I received a breaking-news alert from the New York Times the other morning, announcing the numbers on employment for the month of August. Bad news indeed, but what is more disconcerting, is the number of people who stopped looking for work during the month—thus lowering the unemployment rate. (I know—it makes no sense.)
Also, according to the Times, the percentage of the U.S. population in the labor force fell to 63.5 percent … the lowest level since September 1981. The article pointed out that we now have 88.9 million working age adults not in the work force at all.
Well, it is not a simple problem, and there is no simple solution.
On the other hand, it is encouraging to see approximately 6.5 million people starting new businesses each year (Kauffman Index). That should put a bit of a dent in the number of people without jobs today.
If you are one of the 88.9 million who have given up on the American dream, you might want to consider trying the adventure of entrepreneurship. It doesn’t take as much money as you might think, and you don’t have to have an MBA to start a business—in fact, you’re better off without it.
With a lot of thinking, some self-education, and enough determination—anyone can start some kind of business.
Oh sure, it’s not easy to start and build a business today. Starting a business is tough at best, but that is all the more reason to carefully prepare yourself before opening your doors, or taking on that first client.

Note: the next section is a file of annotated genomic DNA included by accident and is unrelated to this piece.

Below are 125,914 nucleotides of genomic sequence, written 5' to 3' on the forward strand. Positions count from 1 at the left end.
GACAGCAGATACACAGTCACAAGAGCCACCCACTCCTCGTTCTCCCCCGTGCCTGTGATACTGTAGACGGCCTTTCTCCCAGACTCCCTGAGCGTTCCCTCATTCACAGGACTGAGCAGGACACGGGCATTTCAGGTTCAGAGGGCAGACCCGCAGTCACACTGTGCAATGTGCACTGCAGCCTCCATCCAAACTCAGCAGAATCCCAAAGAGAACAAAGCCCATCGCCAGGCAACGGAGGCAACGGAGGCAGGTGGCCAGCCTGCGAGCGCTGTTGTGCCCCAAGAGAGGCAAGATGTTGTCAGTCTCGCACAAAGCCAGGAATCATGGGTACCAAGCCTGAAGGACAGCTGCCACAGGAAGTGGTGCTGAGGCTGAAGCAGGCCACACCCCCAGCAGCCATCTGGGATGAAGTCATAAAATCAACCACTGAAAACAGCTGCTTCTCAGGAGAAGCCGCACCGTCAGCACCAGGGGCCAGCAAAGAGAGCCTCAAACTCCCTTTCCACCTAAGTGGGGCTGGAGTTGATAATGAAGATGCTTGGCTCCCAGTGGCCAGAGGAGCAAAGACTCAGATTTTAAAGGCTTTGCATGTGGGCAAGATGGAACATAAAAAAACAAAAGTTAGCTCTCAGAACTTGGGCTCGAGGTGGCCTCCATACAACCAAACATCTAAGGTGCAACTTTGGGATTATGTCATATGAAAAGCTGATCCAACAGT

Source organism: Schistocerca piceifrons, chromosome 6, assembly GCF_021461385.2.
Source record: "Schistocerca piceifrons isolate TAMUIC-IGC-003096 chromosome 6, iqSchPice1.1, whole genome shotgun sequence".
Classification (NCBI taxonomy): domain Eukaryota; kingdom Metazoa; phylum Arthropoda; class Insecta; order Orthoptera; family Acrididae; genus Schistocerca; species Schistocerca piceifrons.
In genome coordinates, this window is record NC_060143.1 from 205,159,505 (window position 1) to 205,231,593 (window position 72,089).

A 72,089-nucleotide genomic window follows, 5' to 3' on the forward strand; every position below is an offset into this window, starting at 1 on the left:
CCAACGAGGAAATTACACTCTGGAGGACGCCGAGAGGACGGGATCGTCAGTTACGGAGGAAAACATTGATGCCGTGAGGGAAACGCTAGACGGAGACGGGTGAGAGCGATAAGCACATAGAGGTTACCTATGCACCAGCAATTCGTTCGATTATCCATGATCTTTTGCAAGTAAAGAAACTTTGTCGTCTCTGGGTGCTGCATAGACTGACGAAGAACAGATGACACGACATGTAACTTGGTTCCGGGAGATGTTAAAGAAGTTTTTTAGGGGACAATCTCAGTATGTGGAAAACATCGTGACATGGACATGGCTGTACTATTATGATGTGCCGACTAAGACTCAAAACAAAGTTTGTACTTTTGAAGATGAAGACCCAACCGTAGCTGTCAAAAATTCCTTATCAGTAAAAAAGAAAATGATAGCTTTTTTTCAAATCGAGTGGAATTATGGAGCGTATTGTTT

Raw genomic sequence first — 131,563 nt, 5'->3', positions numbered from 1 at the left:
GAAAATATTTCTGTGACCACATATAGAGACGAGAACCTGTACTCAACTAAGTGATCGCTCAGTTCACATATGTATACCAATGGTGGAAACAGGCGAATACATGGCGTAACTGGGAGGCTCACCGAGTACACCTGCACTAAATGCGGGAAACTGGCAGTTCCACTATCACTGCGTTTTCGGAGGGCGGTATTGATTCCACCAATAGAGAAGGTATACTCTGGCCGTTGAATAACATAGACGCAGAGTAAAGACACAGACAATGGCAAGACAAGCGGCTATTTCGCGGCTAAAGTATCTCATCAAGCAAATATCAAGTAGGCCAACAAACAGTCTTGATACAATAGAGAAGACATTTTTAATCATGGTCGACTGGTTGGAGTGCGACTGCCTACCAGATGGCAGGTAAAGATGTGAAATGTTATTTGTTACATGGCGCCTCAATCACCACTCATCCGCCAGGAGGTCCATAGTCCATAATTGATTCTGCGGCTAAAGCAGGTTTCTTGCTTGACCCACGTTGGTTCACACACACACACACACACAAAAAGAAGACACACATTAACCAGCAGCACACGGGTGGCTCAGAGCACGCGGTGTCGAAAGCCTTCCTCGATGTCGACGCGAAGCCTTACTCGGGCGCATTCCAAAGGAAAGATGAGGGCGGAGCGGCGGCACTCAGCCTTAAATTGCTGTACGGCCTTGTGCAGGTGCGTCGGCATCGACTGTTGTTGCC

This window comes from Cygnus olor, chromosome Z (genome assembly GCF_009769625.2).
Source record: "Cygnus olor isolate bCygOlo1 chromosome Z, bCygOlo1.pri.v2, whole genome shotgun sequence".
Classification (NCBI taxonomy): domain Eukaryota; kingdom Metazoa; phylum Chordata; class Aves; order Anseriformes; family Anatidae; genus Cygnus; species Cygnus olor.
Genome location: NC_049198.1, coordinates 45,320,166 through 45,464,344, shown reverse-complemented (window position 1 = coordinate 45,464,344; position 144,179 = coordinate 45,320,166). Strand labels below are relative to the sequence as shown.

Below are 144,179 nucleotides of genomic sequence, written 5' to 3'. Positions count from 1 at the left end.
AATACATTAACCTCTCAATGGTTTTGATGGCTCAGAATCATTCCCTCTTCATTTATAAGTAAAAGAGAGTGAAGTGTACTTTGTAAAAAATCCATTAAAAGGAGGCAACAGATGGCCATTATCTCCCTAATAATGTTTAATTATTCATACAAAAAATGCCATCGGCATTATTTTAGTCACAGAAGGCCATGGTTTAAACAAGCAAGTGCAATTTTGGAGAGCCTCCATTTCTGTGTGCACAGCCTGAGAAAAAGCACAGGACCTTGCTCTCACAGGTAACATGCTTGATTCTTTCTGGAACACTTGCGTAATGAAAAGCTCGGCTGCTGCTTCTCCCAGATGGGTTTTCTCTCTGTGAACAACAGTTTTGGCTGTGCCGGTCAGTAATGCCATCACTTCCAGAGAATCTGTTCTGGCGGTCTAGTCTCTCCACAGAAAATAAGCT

Think it through carefully, and plan well—then do it over again. The failure rate for new businesses is quite high, so I would strongly encourage you to do all your homework before you spend any of your savings, or borrow money from your family and friends.
There is a tremendous amount of information on the Internet today that can help you get started. Just be careful what you believe … there are no get-rich-quick schemes that work—regardless of what you are told.
Use the Internet as a source for directing you to basic information that has been tried and proven reliable for all entrepreneurs, and beware of the scam artists.
If you aren’t sure where to start, you can begin with some of the information on this website. It is very basic stuff for the new or aspiring entrepreneur, and it provides suggestions for moving to more advanced sources of business information, as you need it.
So, if you’re one of the 88.9 million, or one of the active unemployed, why not give some serious thought to entrepreneurship? It could be the smartest thing you ever did.
Does anyone have any other suggestions for people who may be considering starting a business, but who aren’t quite sure about the process … or the outcome?